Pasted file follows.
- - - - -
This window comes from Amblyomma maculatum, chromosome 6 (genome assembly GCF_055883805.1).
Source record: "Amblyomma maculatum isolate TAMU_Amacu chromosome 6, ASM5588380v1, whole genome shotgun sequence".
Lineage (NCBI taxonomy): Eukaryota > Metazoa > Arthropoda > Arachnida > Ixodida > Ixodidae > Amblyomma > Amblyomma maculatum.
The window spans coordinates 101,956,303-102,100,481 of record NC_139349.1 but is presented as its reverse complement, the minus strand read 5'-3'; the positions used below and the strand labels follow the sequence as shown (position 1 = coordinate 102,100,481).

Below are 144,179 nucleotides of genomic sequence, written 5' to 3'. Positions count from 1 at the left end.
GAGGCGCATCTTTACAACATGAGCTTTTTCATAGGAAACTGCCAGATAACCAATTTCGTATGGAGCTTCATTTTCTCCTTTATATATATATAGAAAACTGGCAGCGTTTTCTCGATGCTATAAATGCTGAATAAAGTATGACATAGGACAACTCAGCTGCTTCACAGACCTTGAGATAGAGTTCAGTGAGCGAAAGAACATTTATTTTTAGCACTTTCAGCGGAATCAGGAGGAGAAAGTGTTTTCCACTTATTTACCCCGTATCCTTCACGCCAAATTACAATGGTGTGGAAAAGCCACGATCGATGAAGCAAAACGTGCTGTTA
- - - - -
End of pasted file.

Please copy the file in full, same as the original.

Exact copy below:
This window comes from Amblyomma maculatum, chromosome 6 (genome assembly GCF_055883805.1).
Source record: "Amblyomma maculatum isolate TAMU_Amacu chromosome 6, ASM5588380v1, whole genome shotgun sequence".
Lineage (NCBI taxonomy): Eukaryota > Metazoa > Arthropoda > Arachnida > Ixodida > Ixodidae > Amblyomma > Amblyomma maculatum.
The window spans coordinates 101,956,303-102,100,481 of record NC_139349.1 but is presented as its reverse complement, the minus strand read 5'-3'; the positions used below and the strand labels follow the sequence as shown (position 1 = coordinate 102,100,481).

Below are 144,179 nucleotides of genomic sequence, written 5' to 3'. Positions count from 1 at the left end.
GAGGCGCATCTTTACAACATGAGCTTTTTCATAGGAAACTGCCAGATAACCAATTTCGTATGGAGCTTCATTTTCTCCTTTATATATATATAGAAAACTGGCAGCGTTTTCTCGATGCTATAAATGCTGAATAAAGTATGACATAGGACAACTCAGCTGCTTCACAGACCTTGAGATAGAGTTCAGTGAGCGAAAGAACATTTATTTTTAGCACTTTCAGCGGAATCAGGAGGAGAAAGTGTTTTCCACTTATTTACCCCGTATCCTTCACGCCAAATTACAATGGTGTGGAAAAGCCACGATCGATGAAGCAAAACGTGCTGTTA